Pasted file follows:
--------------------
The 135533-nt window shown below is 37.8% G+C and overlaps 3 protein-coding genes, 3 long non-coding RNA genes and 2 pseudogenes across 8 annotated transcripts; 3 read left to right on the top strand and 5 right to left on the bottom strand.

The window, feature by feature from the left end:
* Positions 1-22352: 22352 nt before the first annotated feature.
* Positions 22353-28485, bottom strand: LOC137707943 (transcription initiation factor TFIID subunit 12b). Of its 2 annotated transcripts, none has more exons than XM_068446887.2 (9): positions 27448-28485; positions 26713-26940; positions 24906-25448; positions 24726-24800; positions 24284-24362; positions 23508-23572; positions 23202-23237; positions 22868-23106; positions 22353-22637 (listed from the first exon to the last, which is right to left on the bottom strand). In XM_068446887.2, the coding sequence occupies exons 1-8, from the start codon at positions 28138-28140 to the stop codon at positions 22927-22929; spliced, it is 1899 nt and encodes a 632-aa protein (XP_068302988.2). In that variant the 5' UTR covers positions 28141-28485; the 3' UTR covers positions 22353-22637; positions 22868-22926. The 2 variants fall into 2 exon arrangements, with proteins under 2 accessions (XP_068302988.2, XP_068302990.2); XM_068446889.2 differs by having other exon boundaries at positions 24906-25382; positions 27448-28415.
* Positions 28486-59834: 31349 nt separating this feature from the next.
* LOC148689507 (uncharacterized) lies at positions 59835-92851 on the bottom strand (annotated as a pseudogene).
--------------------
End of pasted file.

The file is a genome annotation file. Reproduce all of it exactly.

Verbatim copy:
The 135533-nt window shown below is 37.8% G+C and overlaps 3 protein-coding genes, 3 long non-coding RNA genes and 2 pseudogenes across 8 annotated transcripts; 3 read left to right on the top strand and 5 right to left on the bottom strand.

The window, feature by feature from the left end:
* Positions 1-22352: 22352 nt before the first annotated feature.
* Positions 22353-28485, bottom strand: LOC137707943 (transcription initiation factor TFIID subunit 12b). Of its 2 annotated transcripts, none has more exons than XM_068446887.2 (9): positions 27448-28485; positions 26713-26940; positions 24906-25448; positions 24726-24800; positions 24284-24362; positions 23508-23572; positions 23202-23237; positions 22868-23106; positions 22353-22637 (listed from the first exon to the last, which is right to left on the bottom strand). In XM_068446887.2, the coding sequence occupies exons 1-8, from the start codon at positions 28138-28140 to the stop codon at positions 22927-22929; spliced, it is 1899 nt and encodes a 632-aa protein (XP_068302988.2). In that variant the 5' UTR covers positions 28141-28485; the 3' UTR covers positions 22353-22637; positions 22868-22926. The 2 variants fall into 2 exon arrangements, with proteins under 2 accessions (XP_068302988.2, XP_068302990.2); XM_068446889.2 differs by having other exon boundaries at positions 24906-25382; positions 27448-28415.
* Positions 28486-59834: 31349 nt separating this feature from the next.
* LOC148689507 (uncharacterized) lies at positions 59835-92851 on the bottom strand (annotated as a pseudogene).